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Posted Wednesday, May 30, 2007
The Revolution House at Old Whittington
The Revolution House at Old Whittington, three miles north of Chesterfield on the B6052, takes it’s name from the `Glorious Revolution’ of 1688/89 which totally altered the course of our island history and laid the firm democratic foundations for the future of England and it’s people.
`Pynot is an old dialectic colloquialism for `Magpie'
The national importance of the 16th century former `Cock & Pynot Inn’ (Pynot is an old dialectic colloquialism for a `Magpie’) is signified both by it’s Museum status, (owned & managed by Chesterield Borough Council), and it’s designation by English Heritage as a Grade 1 listed building of `national historic importance’.
The Revolution House was central to a `bloodless revolution’ which changed the order of succession and saw the Catholic King James 2nd deposed in favour of the Protestant King William of Orange, (who was married to James’ daughter, Mary) by virue of the fact that it was used as a `plotting parlour’ by the conspirators who met there in the spring of 1688.
History (and the placque on the wall!) records that in the spring of 1688 three noblemen on horseback met on Whittington Moor `to discuss about the revolution then in agitation’, but a heavy shower of rain forced them to take shelter at the village inn, so they rode up the hill to the Cock & Pynot, then a wayside alehouse on the old Chesterfield to Sheffield road.
Here William Cavendish the 4th Earl of Devonshire, later to become the first Duke, held conspiratorial talks with Lord Delamere, John D’Arcy, and the Earl of Danby, who had previously been minister to Charles 2nd .
They planned to take the north, and then march south against the king, and they put their plans in a letter, written in cipher, which Devonshire signed and sent to the Hague, inviting William of Orange to assume the Crown of England.
The rest, as they say, is history!
The Revolution House stands today fronting the old road, which was by-passed by a new stretch of road built in the late 1950’s - thus setting it back from the main throughfare by a wide grassy verge which extends beyond the Swanwick Memorial Hall opposite.
Behind it, and on the corner of Church Street North stands it’s late-Georgian successor, the Cock & Magpie, erected around 1790 and taking over trade from the former alehouse which was then converted into a thatched cottage.
Two years previously in 1788, one of the largest gatherings the village has ever seen met at the Revolution House to celebrate the Centenary of the Glorious Revolution, and the Duke of Devonshire led a triumphant procession to a civic reception in Chesterfield, accompanied by the Duchess, the Mayor of Chesterfield, and Dr. Samuel Pegge, the famous antiquarian and Rector of Old Whittington.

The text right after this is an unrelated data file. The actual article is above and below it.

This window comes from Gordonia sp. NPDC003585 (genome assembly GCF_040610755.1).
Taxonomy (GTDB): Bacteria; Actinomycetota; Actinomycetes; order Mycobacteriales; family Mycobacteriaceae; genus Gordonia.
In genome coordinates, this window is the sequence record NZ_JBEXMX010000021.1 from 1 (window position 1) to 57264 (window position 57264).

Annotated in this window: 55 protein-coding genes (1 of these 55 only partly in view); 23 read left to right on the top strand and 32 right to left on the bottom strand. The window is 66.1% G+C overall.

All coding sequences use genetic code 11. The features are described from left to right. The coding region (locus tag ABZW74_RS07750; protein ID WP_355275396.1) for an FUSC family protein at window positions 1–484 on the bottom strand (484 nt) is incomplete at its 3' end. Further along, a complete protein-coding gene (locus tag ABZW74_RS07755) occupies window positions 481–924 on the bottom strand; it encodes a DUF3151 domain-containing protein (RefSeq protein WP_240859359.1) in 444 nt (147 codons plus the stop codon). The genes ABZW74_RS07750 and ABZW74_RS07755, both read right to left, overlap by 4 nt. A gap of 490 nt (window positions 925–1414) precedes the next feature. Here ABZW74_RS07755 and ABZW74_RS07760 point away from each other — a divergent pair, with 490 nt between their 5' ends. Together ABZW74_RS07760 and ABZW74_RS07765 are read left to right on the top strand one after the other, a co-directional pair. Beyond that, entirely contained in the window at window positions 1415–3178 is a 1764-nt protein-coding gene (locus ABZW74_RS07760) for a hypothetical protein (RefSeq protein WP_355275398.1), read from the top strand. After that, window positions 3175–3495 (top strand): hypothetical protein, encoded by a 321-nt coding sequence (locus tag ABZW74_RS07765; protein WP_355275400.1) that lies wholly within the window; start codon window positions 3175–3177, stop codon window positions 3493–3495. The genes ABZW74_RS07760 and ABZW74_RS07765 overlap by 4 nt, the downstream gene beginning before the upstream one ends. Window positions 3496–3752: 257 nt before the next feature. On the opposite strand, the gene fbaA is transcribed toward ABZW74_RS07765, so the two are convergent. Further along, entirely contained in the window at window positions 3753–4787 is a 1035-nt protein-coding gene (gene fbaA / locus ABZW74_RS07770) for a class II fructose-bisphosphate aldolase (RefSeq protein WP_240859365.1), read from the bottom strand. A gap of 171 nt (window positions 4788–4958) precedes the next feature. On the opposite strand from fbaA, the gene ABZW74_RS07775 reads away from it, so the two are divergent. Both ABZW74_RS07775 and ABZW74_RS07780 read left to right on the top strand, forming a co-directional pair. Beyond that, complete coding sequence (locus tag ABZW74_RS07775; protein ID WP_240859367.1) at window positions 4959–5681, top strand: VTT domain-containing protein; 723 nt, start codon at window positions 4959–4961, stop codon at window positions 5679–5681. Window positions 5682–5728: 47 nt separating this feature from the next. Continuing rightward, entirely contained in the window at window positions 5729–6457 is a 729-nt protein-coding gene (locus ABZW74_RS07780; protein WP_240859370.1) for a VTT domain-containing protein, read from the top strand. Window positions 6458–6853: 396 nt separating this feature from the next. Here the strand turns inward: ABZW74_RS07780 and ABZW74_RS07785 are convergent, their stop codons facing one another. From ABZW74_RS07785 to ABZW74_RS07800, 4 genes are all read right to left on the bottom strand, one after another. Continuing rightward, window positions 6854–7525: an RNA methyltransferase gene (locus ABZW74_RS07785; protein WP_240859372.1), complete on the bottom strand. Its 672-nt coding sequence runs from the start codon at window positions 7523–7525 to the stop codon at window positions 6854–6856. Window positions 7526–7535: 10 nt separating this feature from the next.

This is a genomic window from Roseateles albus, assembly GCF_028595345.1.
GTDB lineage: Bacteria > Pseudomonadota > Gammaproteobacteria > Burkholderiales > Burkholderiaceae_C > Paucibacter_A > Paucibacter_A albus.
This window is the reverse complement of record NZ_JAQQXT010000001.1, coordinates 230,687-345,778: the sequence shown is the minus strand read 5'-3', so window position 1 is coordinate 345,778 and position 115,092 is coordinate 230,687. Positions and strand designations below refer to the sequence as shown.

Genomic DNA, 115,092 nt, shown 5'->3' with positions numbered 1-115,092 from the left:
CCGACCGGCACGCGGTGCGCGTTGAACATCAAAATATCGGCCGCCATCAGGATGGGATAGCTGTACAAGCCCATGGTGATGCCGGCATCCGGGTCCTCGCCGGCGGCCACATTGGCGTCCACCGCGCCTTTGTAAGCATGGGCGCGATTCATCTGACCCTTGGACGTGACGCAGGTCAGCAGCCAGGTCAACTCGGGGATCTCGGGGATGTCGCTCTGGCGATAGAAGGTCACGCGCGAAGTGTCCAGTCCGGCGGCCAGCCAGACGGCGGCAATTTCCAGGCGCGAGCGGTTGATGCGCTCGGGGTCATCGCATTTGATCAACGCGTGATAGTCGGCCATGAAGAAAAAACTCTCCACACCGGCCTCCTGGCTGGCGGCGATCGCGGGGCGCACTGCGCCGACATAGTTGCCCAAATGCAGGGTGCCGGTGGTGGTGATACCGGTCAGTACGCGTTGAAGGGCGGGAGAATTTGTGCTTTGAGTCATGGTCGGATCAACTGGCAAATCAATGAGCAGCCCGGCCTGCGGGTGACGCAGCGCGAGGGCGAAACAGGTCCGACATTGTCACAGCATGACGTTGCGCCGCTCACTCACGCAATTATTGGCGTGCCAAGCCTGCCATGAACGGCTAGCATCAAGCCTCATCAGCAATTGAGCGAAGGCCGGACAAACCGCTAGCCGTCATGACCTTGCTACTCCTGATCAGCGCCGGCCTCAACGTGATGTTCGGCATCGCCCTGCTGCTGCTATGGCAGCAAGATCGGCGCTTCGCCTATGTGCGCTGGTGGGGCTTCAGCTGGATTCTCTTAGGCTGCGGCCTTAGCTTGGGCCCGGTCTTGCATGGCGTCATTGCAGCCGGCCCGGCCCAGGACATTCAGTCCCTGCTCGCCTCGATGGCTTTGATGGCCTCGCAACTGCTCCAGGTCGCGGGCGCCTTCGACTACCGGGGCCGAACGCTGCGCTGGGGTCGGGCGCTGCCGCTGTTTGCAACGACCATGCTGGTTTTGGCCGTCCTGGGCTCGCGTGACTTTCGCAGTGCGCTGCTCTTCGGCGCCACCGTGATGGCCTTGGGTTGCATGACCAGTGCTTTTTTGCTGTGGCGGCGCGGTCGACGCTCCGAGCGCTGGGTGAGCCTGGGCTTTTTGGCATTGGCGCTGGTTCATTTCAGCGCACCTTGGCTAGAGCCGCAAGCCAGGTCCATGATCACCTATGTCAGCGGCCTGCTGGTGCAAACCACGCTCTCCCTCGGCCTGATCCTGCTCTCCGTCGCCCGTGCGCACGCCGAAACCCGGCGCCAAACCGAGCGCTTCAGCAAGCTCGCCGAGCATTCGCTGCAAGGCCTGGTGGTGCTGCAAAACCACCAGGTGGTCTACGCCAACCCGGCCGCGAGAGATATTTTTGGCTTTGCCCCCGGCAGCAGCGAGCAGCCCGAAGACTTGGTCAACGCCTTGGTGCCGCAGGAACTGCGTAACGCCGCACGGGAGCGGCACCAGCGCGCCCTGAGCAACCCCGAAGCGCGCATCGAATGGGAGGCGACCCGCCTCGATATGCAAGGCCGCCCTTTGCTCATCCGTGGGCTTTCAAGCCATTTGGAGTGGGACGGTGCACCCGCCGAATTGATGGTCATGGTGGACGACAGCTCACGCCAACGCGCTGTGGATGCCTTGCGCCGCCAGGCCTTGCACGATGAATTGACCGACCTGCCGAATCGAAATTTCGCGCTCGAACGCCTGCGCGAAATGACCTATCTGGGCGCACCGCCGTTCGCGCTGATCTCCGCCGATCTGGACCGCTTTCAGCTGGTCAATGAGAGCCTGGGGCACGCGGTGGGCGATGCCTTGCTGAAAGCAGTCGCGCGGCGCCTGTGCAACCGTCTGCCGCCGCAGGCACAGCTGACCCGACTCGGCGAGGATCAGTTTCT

Contemporary reports state that `the throng numbered thousands of diverse persons’ and a procession of dignatories in horse and carriage led the way, followed by footmen and attendants, and then marching bands and local people on foot, which stretched the whole three miles from the town back to the village! A large fair was held on Whittington Moor (which became an annual event), and Chesterfield Racecourse enjoyed bumper crowds.
A much lower key event was repeated on the 200th anniversary in 1888, and one of those in attendance was local Royal Academy artist Joseph Syddall, a native of Old Whittington who lived nearby, and who later designed the famous unique war memorial which stands beside the old inn. Syddalls work is permanently on display at the Chesterfield Museum & Art Gallery.
In 1988 on the 300th anniversary of the Glorious Revolution, the current heir to the throne, Prince Charles was in attendance and to celebrate the occasion a special limited edition of 300 pewter plates were commissioned by the parish council to be minted and sold to the local population as mementos - these have now become much sought after collectors items!
The Revolution House was rented privately to a succession of local tenants throughout the Victorian era, one of them being an ancestor, Annie Booth, who left before the turn of the century. The Redfern family occupied it for some time, but it was in a perilous state until finally the last tenant left around 1937, and the building was acquired by the local authority and completely restored a year later. The former inn and ex-cottage has in recent years been expertly renovated and is now open to the public as a museum; wheelchair access is provided to the ground floor, which has an excellent display of contemporary 17th century furniture, whilst the upper room hosts a changing programme of exhibitions with local themes at various times throughout the year.
Opening times are from Easter (Good Friday) until the end of September, and visitors to this historic place which played a role in changing the face of English history can also enjoy a film which tells the story of the `Glorious Revolution’. It is well worth a visit!